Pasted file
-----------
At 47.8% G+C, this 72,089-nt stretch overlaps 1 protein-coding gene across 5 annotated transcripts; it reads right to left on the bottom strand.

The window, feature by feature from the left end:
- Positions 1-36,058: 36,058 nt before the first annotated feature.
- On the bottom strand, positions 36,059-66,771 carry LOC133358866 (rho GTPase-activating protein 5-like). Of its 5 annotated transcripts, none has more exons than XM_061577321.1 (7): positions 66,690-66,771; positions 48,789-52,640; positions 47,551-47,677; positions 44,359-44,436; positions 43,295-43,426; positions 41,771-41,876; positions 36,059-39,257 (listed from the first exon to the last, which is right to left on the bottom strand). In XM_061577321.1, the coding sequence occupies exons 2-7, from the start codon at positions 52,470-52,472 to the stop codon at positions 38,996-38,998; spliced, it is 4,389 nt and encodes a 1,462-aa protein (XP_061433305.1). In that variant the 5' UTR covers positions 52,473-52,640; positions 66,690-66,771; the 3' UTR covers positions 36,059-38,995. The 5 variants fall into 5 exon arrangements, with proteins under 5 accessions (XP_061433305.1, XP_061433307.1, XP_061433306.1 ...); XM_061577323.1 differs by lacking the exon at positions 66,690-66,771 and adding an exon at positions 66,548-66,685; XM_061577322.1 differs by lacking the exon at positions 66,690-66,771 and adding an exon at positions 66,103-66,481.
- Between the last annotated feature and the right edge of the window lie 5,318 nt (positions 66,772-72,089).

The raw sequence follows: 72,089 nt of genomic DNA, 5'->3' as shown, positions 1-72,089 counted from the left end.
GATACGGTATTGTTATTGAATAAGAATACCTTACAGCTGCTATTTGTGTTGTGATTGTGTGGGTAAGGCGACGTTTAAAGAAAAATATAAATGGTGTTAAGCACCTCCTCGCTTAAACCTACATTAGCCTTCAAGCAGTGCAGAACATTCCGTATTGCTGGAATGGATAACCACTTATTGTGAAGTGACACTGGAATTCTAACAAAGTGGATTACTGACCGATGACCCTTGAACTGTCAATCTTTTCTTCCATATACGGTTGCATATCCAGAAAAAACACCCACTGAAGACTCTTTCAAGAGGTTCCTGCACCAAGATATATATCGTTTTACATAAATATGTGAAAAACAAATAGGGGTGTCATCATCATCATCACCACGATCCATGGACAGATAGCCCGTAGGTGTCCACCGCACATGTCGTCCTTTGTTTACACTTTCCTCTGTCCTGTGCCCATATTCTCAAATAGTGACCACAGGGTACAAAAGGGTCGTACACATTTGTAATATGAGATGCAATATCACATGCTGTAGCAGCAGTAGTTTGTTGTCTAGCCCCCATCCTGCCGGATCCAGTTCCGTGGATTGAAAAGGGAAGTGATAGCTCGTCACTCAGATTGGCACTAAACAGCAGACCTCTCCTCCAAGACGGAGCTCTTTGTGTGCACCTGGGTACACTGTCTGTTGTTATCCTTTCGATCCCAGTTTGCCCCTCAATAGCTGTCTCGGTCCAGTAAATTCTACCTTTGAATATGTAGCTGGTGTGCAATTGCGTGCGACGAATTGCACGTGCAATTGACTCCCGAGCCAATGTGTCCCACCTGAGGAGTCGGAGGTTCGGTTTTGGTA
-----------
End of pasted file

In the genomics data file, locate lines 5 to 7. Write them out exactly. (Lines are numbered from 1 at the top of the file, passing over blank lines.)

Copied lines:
- Between the last annotated feature and the right edge of the window lie 5,318 nt (positions 66,772-72,089).

The raw sequence follows: 72,089 nt of genomic DNA, 5'->3' as shown, positions 1-72,089 counted from the left end.
GATACGGTATTGTTATTGAATAAGAATACCTTACAGCTGCTATTTGTGTTGTGATTGTGTGGGTAAGGCGACGTTTAAAGAAAAATATAAATGGTGTTAAGCACCTCCTCGCTTAAACCTACATTAGCCTTCAAGCAGTGCAGAACATTCCGTATTGCTGGAATGGATAACCACTTATTGTGAAGTGACACTGGAATTCTAACAAAGTGGATTACTGACCGATGACCCTTGAACTGTCAATCTTTTCTTCCATATACGGTTGCATATCCAGAAAAAACACCCACTGAAGACTCTTTCAAGAGGTTCCTGCACCAAGATATATATCGTTTTACATAAATATGTGAAAAACAAATAGGGGTGTCATCATCATCATCACCACGATCCATGGACAGATAGCCCGTAGGTGTCCACCGCACATGTCGTCCTTTGTTTACACTTTCCTCTGTCCTGTGCCCATATTCTCAAATAGTGACCACAGGGTACAAAAGGGTCGTACACATTTGTAATATGAGATGCAATATCACATGCTGTAGCAGCAGTAGTTTGTTGTCTAGCCCCCATCCTGCCGGATCCAGTTCCGTGGATTGAAAAGGGAAGTGATAGCTCGTCACTCAGATTGGCACTAAACAGCAGACCTCTCCTCCAAGACGGAGCTCTTTGTGTGCACCTGGGTACACTGTCTGTTGTTATCCTTTCGATCCCAGTTTGCCCCTCAATAGCTGTCTCGGTCCAGTAAATTCTACCTTTGAATATGTAGCTGGTGTGCAATTGCGTGCGACGAATTGCACGTGCAATTGACTCCCGAGCCAATGTGTCCCACCTGAGGAGTCGGAGGTTCGGTTTTGGTA